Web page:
>>if you're waiting for that cool Bob Clampett "Gemlin" T-shirt from FALLING HARE, forget it...<<

Oh man! I wish!!!!

Chip Butty said...

Thinking more about McKimson it seems like he was really capable with the subtler, harder-to-pigeonhole characters like Foghorn, Porky, Sylvester (and son)...they all benefit muchly from sarcastic, scowling annoyance and shouting.

Also surprised to find he directed "Daffy Doodles," I always thought that was a Clampett. That's one of the best Daffys ever!

"I eh-eh-eh-eh-HATE that duck"

oppo said...

There's also a great scene where, after Daffy is removed from the freezer for the second time (I think) and he starts saying: "What a trip! Blizzard all the way...". When he reaches the end of his tirade he becomes so emotional that he yells and his head gets so big it practacaly takes up one fourth of the screen. I think that was animated by Manny Gould.

Caleb said...

I love this grumpy dog with his extended beer belly that hints at his laziness. He reminds me of Abbott; a good balance for the silly characters. Foghorn Leghorn isn't as funny when he's not pissing this guy off.

Thanks for the scoop, Mike. Focus groups seem like a great way to dull down any edge a show may have had. Kids just love safety in their cartoons.

Mandrake seems like a name Porky would give him to sound refined and respecta-dee-dee-da-respecta-da-da-dee...distinguished.

stevef said...

Focus groups. Bah! What do they know? "Dawg" is the first WB character I could draw with any proficiency. He's good and lumpy.

I remember laughing out loud when I watched this cartoon as a kid. There's some great nonsense in this cartoon that sticks in the memory: why does Daffy arrive in a giant duck decoy? The blizzard in the deep freeze. And the debate within the dog's conscience that ends with the angel telling the devil, "Aaa shaddup!" That scene probably sums up the McKimson/Foster world view better than any.

McKimsons' cartoons had some of the best punchlines. "When I get to California, I'll have his valves ground." And, "Sooner or later she's going to try to get him out of that dog suit, and when she does, WHOOOOAAA NELLY!"

AAAAAAAAAAron J said...

John you need to write a book and compile all these analyses, comments, thoughts, etc including your own work. I'd buy it in a heart beat, even if it were 100 bucks (which I'd wait for it to come down and buy it on amazon instead)!


PCUnfunny said...

"I love McKimson's dog character; he was as perfect a foil to Foghorn Leghorn"

The Foghorn Leghorn cartoons IMO shattered the formulaic rivarly of cartoon characters. A loud mouth chicken, a grumpy, new yorkie, street smart, dog, and a niave little chicken hawk. You could never write that dymanic down on paper and expect someone to understand it, it's just so bizarre and it works.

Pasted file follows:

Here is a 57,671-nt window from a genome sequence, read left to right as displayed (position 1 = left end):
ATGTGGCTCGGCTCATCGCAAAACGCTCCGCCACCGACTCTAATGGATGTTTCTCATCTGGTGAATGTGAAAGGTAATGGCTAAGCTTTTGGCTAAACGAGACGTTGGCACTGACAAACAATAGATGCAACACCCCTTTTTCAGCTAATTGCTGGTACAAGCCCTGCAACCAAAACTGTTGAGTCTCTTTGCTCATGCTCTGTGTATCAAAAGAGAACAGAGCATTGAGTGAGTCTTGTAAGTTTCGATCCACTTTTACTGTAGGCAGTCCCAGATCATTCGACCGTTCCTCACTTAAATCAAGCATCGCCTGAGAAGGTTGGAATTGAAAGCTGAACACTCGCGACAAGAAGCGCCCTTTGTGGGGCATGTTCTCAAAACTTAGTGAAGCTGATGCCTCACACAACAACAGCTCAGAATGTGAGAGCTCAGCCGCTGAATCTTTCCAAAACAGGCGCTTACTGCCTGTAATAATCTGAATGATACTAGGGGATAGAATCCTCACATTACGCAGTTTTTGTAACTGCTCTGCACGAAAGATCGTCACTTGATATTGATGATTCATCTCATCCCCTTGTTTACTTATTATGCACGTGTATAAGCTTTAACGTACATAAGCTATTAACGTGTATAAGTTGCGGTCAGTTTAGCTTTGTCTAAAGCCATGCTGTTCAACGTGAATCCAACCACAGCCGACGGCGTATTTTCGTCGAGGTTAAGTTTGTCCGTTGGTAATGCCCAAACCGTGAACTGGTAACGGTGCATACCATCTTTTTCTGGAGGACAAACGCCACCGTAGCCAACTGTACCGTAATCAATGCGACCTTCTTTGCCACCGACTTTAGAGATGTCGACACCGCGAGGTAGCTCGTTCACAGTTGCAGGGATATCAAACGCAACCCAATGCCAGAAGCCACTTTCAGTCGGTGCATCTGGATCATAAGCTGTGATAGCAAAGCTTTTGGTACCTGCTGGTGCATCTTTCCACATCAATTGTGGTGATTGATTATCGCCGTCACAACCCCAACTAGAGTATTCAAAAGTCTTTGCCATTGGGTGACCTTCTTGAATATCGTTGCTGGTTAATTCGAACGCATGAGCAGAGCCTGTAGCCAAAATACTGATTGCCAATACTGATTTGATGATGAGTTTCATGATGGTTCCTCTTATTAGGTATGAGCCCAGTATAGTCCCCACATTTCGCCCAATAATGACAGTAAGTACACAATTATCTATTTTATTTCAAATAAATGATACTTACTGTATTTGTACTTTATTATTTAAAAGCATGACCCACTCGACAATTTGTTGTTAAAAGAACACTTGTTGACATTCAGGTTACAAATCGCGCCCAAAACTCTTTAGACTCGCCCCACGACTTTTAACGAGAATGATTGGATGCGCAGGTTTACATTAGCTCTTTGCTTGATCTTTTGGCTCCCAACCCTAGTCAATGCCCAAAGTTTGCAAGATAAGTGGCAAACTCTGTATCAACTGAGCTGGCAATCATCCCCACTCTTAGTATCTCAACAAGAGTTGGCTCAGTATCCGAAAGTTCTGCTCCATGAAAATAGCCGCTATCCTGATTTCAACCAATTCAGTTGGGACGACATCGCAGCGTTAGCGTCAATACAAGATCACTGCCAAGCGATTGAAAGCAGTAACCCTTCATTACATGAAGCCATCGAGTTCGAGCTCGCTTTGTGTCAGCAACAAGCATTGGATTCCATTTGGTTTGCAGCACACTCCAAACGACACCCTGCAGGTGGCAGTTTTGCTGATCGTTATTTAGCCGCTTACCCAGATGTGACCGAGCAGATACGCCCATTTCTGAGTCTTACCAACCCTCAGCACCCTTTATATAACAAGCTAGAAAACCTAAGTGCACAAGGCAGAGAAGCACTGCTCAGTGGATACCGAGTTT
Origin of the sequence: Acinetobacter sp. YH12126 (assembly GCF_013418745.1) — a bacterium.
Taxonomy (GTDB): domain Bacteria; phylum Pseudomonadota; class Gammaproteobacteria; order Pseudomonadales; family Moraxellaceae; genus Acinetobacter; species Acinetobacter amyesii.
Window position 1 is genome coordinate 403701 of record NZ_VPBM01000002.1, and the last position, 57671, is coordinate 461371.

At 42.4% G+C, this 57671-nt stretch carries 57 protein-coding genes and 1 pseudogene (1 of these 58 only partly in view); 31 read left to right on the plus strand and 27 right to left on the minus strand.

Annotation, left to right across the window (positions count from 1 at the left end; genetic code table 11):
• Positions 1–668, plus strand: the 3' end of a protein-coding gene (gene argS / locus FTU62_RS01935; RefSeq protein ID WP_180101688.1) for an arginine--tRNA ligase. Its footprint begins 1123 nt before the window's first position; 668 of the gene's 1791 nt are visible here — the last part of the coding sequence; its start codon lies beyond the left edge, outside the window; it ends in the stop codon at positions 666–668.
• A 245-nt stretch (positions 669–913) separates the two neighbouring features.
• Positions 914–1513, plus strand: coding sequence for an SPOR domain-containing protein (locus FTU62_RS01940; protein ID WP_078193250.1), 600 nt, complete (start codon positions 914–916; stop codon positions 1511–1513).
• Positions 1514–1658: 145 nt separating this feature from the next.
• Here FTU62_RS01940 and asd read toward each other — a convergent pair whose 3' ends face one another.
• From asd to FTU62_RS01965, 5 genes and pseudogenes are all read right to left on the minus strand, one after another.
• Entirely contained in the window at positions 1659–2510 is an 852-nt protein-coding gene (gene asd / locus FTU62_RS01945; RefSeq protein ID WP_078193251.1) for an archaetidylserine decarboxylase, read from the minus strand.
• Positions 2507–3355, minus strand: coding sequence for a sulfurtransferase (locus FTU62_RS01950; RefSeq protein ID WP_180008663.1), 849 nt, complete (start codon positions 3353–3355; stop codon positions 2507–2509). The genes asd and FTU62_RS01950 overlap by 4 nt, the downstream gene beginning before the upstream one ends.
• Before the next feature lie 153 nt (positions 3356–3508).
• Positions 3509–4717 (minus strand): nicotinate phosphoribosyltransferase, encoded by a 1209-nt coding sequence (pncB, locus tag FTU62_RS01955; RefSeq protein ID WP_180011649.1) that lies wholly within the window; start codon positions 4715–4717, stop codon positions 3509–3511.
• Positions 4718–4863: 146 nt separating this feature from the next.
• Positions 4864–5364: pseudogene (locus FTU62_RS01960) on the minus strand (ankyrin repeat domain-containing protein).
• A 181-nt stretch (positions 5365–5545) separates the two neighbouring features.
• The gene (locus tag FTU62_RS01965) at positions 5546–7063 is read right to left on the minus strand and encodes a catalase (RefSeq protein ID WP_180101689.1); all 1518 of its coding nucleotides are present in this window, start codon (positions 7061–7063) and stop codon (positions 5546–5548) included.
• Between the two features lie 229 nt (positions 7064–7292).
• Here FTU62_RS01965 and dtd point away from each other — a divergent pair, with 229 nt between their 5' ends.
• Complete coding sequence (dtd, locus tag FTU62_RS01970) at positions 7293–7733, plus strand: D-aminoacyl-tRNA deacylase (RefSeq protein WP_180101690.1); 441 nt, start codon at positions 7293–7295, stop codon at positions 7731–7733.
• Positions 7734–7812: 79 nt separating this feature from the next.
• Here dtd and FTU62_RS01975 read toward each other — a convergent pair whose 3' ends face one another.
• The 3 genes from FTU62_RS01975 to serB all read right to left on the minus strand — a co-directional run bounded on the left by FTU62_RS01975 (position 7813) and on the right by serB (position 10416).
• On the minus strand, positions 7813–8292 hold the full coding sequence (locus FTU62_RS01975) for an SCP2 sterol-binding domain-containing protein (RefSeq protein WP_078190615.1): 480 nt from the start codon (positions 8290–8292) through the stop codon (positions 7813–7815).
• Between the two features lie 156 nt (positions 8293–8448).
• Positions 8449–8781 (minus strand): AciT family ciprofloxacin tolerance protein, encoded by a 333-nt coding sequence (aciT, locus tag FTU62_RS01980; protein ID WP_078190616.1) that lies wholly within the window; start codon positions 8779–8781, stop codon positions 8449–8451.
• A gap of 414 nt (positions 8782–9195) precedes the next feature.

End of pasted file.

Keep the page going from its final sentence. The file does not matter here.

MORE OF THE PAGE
"and at WB Licensing, he's known simply as "Barnyard", or Barnyard Dawg."

Oh I always thought that was his name. Well since they came up with it, I'll never address him in Barnyard Dawg again.

"All objections to the contrary are shot down immediately; so if you're waiting for that cool Bob Clampett "Gemlin" T-shirt from FALLING HARE, forget it..."

Yes appearantely the unfalliable minds at Warners feel people want gay Tweety and Taz as a stoner teenager.

Rudy Tenebre, esteemed secretary. said...

Yep, the unassuming career of McKimson certainly has nothing to do with how great his directorial work was.

When the dog tries to shush Daffy in the kitchen, with real urgency, and Daffy thwarts him suddenly conscious of the dog's worries, and speaks louder and more obnoxiously (!)--anyone with brothers has played out this scenario, quite naturally, time and again.

Brothers: those who pummel, obstruct, stymie, and occasionally sympathize with one another, certainly appeals to your social Darwinist worldview, J.K.

(of what extraction is Kricfalusi, anyway?)

Roberto González said...

Hey, mike f.

I have always wondered why they never use Porky in the merchandising. I mean, he's not that obscure. Another odd thing I have noticed is that Space Jam used characters we never see in merchandising like Porky, Beaky Buzzard, Sniffles, Hubert and Bertie...

However in Back In Action we only see Porky during one minute and there are less secondary characters. I mean, I love Marvin the Martian and Taz, but Porky has always been a more relevant character in Looney Tunes history.

About this particular short it has been a long time since I watched it, I remember it was fun but I should rewatch it. Yeah, this designs are actually cuter than later McKimson's models. He used Daffy in an enjoyable way.